Room 615 in the Hotel Gavan in Vladivostok is a cramped two-room “business suite” with green wallpaper and carpeting. But when the former North Korean ruler Kim Jong Il traveled to Russia’s Pacific coast in 2002, the humble excavations served as his presidential suite.
A plaque on the side of the box-shaped hotel recalls the visit of Kim Jong Il, the father of North Korea’s current ruler, Kim Jong Un. Before his death in 2011, Kim Sr. made three trips to Russia in his famous slow moving armored train.
Although North Korea’s border with Russia is only 18 kilometers long, it has served as an important link with the outside world since the end of World War II when the Kremlin helped build the secluded communist state. After taking office in 2000, Russian President Vladimir Putin worked hard to establish transportation and energy links across North Korea to South Korea’s lucrative markets.
“Russia currently has the best relations with North Korea among the great powers,” said Artyom Lukin, professor of international relations at the Far Eastern Federal University in Vladivostok. “Even China, North Korea’s only formal ally, has frankly problematic relations. So Russia is probably the country that North Korea trusts – or, more correctly, least suspicious of.”
But when Pyongyang continued to ignore warnings to abandon its nuclear weapons program last year, Moscow had no choice but to join China in the signing of the latest round of United Nations sanctions in September.
At the same time, the Kremlin sees an opportunity to act as a mediator between North Korea and the United States, said Lukin. And so it followed the sanctions that were intended to hit North Korea’s economy by limiting its oil imports, banning textile exports – and requiring Russia to expel around 30,000 North Korean migrant workers.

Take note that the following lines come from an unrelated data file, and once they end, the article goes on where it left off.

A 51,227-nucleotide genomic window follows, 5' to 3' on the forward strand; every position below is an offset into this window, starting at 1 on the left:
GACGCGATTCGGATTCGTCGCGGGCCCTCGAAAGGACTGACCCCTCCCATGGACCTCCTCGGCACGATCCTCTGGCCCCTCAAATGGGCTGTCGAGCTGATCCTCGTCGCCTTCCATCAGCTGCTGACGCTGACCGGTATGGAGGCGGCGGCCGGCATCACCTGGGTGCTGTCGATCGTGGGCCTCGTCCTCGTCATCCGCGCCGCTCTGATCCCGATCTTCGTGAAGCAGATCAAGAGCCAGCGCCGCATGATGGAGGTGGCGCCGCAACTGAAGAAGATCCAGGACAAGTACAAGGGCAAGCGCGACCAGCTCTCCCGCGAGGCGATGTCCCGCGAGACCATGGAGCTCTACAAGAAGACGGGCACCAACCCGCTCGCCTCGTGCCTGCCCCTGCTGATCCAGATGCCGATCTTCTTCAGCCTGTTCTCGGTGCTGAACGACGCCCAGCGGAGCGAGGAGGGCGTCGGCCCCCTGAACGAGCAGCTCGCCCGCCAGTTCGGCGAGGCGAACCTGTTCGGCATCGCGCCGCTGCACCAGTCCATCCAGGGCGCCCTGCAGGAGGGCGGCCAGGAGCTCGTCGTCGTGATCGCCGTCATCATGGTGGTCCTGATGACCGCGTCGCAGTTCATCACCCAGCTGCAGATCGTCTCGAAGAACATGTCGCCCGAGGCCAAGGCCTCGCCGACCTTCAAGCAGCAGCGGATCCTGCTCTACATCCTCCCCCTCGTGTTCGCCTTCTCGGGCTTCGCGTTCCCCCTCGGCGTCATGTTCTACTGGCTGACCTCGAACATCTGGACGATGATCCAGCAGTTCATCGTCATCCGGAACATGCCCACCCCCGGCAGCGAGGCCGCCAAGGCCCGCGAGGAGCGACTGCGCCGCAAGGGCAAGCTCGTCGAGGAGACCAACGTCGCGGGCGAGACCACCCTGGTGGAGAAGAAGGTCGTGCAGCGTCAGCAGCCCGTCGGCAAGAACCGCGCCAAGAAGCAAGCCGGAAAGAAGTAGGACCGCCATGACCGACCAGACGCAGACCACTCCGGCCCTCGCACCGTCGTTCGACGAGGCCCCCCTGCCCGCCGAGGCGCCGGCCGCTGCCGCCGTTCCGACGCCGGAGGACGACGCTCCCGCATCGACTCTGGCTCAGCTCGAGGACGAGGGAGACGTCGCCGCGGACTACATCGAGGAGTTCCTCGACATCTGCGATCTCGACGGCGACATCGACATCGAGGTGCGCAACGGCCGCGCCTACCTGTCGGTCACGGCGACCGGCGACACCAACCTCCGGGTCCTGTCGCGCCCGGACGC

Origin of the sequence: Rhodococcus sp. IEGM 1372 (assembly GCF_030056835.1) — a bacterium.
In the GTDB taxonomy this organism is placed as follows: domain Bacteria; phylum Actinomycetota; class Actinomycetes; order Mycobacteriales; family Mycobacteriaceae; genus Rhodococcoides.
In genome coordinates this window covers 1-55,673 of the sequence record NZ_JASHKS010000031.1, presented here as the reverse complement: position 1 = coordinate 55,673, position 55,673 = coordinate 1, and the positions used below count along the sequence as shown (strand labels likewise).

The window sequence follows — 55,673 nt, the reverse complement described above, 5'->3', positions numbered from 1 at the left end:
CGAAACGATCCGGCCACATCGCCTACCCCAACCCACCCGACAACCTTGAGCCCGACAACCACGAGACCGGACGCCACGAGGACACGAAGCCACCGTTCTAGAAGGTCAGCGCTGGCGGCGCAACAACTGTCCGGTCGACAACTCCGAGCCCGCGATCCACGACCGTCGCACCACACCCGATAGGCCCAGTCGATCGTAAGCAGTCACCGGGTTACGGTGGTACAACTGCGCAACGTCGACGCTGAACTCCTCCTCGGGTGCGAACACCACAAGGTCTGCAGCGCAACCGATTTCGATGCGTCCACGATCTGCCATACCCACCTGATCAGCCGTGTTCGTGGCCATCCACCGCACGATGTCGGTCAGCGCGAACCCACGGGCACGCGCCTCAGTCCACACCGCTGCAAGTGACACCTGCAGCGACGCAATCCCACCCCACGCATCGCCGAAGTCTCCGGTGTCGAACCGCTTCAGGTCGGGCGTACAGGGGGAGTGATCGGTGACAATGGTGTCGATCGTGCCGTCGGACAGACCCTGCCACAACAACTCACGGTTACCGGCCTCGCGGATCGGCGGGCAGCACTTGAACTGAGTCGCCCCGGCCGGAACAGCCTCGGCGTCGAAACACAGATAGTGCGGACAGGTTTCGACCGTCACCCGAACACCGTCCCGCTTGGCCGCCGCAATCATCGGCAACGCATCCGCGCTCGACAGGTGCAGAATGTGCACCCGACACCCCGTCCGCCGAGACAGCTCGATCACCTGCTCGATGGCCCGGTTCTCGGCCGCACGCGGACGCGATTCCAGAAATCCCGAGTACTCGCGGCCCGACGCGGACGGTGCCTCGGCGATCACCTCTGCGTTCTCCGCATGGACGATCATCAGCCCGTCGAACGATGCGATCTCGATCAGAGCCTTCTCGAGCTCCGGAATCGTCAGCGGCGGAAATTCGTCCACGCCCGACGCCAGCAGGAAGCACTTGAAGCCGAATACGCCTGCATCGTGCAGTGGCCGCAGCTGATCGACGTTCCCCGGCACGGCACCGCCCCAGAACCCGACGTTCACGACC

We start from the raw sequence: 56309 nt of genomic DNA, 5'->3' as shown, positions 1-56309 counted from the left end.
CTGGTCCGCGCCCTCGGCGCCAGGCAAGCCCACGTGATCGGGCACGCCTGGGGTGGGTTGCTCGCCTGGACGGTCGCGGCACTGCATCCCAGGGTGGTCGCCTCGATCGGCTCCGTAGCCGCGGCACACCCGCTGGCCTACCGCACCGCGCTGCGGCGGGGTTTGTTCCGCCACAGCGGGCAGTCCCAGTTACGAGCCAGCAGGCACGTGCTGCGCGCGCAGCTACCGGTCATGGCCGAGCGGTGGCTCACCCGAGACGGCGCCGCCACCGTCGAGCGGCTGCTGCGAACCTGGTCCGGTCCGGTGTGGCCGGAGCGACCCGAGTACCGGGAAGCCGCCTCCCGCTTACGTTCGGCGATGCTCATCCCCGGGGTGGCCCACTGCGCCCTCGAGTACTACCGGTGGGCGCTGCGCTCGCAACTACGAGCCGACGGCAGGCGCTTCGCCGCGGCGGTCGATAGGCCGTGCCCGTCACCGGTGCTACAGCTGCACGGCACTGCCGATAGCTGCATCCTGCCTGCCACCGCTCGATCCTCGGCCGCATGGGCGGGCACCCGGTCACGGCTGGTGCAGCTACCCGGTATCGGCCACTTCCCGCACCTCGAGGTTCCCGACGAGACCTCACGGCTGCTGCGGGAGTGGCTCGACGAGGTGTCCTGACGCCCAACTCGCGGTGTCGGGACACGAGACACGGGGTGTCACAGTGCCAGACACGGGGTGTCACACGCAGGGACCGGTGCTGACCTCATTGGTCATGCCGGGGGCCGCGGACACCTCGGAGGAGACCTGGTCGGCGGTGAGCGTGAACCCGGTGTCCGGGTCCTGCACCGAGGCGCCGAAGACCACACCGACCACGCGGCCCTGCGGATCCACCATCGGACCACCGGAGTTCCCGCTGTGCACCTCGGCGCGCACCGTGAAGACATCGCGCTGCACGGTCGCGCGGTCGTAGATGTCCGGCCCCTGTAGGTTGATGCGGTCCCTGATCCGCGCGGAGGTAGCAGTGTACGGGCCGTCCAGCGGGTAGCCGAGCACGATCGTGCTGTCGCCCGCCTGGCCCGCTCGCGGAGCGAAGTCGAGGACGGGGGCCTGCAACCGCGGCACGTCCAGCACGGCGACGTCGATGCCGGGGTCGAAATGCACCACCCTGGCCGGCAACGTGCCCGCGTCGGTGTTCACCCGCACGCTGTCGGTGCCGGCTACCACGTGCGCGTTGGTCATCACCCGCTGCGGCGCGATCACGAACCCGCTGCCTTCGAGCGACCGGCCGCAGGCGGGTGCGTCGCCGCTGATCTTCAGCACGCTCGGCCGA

In his second-floor office in a shabby building a few steps from Hotel Gavan, Vladimir Baranov was angry about the new restrictions.
In May, his company InvestStroyTrest started a ferry service between Vladivostok and the North Korean port of Rajin, a 12-hour trip along the coast.
“Of course, with these sanctions, which even prohibit wheelchairs, I have no cargo space,” said Baranov. “I’m not working right now because there is no freight.”
His company’s ferry, a North Korean ship called Man Gyong Bong, is now stranded in Rajin after Vladivostok port officials refused to dock it on suspicion of carrying sanctioned goods – an allegation Baranov denies in court.
Baranov is still hoping to find passengers among Russian and Chinese tourists, although he may soon forget about the thousands of North Korean migrant workers in the region who claim to have to leave Moscow.
Most of these workers work on construction sites and farms in the Russian Far East, although some are employed in the North Korean restaurants in Vladivostok. In the Koryo restaurant next to the town hall, young North Korean women in traditional costumes are blaring sentimental Korean melodies over the karaoke system.
“They are great workers who work day and night,” said Valentin Pak, a Russian entrepreneur and politician whose own ancestors emigrated from Korea five generations ago. “You are sorely missed.”
Pak said it would be difficult to replace the North Koreans and is skeptical of comments from regional officials that workers from India or Central Asia could replace them.